6 Practical Budgeting Tips to Save More Money

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Your budget is the centerpiece of your financial life: Everything you accomplish with your money is directed by your budget. Saving, paying off debt, affording your expenses and paying for the things you want all come down to your spending plan.

That's why, when you need to save more money, tweaking your budget is a strong place to start. Try these six practical budgeting tips to revamp your money management and put more in the bank.

1. Automate Your Finances

Few financial strategies are more efficient and satisfying than making money management automatic. You can use automation to stick to your budget and save more money. Here are some ways to automate your finances:

  • Set up autopay for bills. Setting up automatic payments for your bills and debt payments helps ensure you're paying on time and avoiding late fees.
  • Use a budgeting app. Downloading a budgeting app for your phone that automatically syncs to your bank account can help you track and categorize spending without any heavy lifting.
  • Automate your savings deposits. Rather than transferring money into savings, set up automatic transfers into a high-yield savings account each pay period to make saving a habit by paying yourself first.
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2. Use Sinking Funds for Irregular Expenses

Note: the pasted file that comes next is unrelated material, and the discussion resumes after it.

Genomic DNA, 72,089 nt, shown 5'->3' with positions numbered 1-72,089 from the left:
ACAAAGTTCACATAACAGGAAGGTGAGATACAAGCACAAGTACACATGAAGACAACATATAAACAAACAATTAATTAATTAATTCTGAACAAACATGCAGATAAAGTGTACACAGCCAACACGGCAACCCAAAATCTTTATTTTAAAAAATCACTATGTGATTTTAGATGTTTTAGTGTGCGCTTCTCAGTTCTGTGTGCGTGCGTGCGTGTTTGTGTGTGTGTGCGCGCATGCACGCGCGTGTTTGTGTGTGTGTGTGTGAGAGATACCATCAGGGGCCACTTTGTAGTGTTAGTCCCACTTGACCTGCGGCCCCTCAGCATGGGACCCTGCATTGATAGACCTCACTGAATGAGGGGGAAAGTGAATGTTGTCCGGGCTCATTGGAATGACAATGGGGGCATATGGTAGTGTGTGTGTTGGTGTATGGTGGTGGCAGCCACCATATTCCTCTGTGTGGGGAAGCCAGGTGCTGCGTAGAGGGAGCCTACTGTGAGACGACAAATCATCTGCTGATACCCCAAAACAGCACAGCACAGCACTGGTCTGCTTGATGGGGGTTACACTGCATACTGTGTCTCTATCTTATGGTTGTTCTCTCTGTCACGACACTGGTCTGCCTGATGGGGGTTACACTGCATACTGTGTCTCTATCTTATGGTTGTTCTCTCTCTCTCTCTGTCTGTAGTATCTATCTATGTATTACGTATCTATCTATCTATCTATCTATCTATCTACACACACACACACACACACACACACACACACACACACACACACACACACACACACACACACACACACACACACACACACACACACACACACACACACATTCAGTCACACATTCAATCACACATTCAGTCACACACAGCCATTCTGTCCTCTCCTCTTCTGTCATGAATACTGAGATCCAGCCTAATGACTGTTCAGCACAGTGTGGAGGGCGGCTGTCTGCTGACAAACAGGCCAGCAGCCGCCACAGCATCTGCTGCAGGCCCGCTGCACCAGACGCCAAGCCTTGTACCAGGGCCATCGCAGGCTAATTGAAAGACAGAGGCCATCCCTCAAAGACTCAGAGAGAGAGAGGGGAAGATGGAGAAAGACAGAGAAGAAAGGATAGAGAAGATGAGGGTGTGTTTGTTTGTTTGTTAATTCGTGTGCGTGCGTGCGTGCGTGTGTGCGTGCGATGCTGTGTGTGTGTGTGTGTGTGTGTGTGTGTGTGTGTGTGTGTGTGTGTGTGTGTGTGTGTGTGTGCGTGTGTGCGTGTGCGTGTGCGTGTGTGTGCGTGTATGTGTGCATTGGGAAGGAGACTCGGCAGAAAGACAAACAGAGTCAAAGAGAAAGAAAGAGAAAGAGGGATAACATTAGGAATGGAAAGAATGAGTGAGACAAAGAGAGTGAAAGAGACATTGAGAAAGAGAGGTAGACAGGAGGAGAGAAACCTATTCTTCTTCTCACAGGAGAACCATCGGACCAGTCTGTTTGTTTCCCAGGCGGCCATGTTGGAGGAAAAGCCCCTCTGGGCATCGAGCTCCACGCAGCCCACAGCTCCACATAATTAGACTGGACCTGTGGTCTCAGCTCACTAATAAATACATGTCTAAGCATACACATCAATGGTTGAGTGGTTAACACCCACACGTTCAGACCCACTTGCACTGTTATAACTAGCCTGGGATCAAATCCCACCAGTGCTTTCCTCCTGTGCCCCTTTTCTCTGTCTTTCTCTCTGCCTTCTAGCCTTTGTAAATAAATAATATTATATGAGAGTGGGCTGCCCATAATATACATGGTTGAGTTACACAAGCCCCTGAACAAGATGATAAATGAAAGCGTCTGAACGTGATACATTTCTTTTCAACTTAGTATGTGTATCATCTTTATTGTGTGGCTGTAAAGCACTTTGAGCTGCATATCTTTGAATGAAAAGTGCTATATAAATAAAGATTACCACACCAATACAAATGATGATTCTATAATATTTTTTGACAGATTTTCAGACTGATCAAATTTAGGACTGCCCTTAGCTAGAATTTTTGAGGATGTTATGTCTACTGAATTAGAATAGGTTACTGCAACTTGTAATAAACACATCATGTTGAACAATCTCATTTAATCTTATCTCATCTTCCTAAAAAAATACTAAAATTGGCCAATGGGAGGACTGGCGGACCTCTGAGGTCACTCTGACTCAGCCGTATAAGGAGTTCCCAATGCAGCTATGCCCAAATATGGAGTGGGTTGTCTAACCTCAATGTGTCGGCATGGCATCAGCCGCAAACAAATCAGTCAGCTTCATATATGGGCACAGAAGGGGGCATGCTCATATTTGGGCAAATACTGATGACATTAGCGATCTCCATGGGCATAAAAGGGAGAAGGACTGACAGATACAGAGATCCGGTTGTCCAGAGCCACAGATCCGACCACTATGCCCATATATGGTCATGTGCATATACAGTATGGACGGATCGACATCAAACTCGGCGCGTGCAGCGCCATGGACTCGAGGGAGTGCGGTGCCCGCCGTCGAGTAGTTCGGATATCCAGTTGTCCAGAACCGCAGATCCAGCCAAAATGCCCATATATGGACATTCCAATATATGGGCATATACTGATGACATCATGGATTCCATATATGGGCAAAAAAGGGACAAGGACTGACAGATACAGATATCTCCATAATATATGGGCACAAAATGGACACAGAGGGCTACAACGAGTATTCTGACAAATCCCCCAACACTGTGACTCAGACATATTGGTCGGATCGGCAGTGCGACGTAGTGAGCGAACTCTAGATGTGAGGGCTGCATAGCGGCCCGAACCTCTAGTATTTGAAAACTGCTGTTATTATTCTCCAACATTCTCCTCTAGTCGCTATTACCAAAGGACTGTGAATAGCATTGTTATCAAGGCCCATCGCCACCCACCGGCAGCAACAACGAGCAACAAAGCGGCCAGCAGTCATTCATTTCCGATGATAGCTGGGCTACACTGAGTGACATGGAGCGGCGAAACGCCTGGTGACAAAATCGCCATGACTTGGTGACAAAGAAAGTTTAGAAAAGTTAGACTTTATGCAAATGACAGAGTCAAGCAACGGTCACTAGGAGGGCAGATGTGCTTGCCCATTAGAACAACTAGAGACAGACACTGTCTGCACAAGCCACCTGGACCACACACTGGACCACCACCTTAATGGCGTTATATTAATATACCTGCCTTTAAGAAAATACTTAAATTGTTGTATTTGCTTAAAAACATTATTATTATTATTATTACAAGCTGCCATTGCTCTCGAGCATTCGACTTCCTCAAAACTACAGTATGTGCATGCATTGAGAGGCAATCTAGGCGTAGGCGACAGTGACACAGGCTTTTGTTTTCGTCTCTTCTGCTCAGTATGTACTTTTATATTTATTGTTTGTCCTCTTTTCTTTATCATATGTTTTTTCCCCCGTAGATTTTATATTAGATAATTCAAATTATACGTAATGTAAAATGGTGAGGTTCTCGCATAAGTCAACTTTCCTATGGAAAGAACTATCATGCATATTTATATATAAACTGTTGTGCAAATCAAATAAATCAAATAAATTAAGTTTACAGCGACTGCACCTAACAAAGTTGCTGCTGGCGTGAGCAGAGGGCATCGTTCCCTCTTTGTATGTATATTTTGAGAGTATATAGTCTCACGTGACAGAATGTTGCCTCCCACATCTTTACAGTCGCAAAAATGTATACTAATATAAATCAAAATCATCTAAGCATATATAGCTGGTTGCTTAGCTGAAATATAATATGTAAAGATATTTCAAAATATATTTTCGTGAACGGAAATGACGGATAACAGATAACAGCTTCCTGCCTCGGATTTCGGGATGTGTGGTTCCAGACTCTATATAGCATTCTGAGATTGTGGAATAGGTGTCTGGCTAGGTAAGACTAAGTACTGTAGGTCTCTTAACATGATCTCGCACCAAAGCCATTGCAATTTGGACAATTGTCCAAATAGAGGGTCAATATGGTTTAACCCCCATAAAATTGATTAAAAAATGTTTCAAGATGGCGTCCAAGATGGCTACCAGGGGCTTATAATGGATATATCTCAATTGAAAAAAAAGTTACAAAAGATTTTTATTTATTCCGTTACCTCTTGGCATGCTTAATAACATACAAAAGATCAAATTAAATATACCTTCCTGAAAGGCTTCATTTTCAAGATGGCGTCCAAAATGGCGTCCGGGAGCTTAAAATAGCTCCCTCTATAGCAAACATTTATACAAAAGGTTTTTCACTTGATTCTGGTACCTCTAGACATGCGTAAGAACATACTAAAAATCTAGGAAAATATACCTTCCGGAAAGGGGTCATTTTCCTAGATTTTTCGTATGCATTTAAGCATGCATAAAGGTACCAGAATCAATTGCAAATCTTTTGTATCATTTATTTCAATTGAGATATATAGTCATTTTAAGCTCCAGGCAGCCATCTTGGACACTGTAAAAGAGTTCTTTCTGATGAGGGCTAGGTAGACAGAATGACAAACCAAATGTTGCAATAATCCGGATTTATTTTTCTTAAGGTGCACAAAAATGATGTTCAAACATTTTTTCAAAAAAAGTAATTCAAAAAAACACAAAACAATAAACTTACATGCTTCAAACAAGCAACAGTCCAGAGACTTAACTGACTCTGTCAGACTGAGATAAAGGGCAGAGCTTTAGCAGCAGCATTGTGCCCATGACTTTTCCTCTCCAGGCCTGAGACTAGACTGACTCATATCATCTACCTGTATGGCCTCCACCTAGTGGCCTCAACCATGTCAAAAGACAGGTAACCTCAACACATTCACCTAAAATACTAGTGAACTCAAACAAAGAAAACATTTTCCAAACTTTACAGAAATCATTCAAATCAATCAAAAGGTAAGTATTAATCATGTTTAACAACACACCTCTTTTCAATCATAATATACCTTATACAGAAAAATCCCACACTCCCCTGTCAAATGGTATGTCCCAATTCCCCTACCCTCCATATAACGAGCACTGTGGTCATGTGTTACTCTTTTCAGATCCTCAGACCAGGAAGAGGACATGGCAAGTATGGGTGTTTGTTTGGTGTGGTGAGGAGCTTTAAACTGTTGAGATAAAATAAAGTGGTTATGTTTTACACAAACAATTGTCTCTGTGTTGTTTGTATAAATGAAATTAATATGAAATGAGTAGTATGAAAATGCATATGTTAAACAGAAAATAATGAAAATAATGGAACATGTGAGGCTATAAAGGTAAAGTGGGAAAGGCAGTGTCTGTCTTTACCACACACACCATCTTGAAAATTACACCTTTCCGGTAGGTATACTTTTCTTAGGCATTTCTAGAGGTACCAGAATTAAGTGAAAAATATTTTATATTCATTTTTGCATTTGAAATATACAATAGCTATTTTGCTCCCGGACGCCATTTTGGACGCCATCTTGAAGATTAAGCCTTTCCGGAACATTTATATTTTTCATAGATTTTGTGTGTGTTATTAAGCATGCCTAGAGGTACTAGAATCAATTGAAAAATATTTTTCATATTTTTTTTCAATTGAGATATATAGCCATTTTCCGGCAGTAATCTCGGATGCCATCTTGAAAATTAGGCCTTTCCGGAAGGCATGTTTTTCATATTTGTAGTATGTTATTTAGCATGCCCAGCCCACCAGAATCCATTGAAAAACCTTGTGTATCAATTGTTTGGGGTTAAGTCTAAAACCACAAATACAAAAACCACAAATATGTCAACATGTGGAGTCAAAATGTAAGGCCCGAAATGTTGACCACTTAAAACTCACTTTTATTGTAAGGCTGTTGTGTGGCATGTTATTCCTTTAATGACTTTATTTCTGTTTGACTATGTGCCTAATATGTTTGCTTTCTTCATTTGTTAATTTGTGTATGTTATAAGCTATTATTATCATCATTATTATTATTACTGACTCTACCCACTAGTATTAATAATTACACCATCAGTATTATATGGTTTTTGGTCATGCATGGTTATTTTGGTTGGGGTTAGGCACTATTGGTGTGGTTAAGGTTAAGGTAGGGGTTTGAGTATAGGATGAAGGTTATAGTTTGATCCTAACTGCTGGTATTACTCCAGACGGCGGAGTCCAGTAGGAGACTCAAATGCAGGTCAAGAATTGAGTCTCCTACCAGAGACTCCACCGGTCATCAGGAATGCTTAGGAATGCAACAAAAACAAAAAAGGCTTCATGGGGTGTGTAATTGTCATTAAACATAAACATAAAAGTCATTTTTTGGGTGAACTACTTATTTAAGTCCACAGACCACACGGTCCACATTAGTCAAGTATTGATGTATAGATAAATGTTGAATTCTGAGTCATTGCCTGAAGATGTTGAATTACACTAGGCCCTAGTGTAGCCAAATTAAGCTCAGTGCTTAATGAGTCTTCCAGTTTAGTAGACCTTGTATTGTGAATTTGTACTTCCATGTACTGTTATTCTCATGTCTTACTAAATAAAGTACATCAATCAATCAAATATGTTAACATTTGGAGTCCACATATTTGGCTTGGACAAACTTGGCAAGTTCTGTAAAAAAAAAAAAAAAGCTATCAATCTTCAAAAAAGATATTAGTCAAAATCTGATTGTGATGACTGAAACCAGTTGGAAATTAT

You can create sinking funds to meet any number of savings goals, from putting a down payment on a new car to going on an international vacation next summer. But you can also use sinking funds as a budgeting hack to "prepay" for irregular, non-monthly expenses.

For example, you could create sinking funds for your insurance premiums, holiday spending, college tuition bills, car repairs, home maintenance and more. The biggest benefit of doing this is that these expenses won't catch you by surprise. That can help you avoid dipping into your savings or taking on debt.

Another great type of sinking fund you can create to keep your budget intact and ensure you're not dipping into your savings is a budget buffer sinking fund. A budget buffer is cash you set aside to cover the difference when you spend more than you intended to. By ironing out small spending mishaps as they happen, you can avoid compounding any damage and keep your budget stable.

3. Put Budgeting on Your Calendar

If you set and forget your budget, you may miss out on opportunities to look for ways to realign your spending habits with your goals. That's why one key budgeting habit to save more money is to schedule regular reviews of your expenses, actual versus planned spending and your saving goals.

Try blocking off time every couple of weeks or once a month to review your budget. One way to go about it is to set up a payday routine. A payday routine is a set of steps you go through each time you get paid. Here are some items you could add to your checklist.

  • Look back over your spending from the previous pay period to see if you stuck to your planned spending or if you went over budget.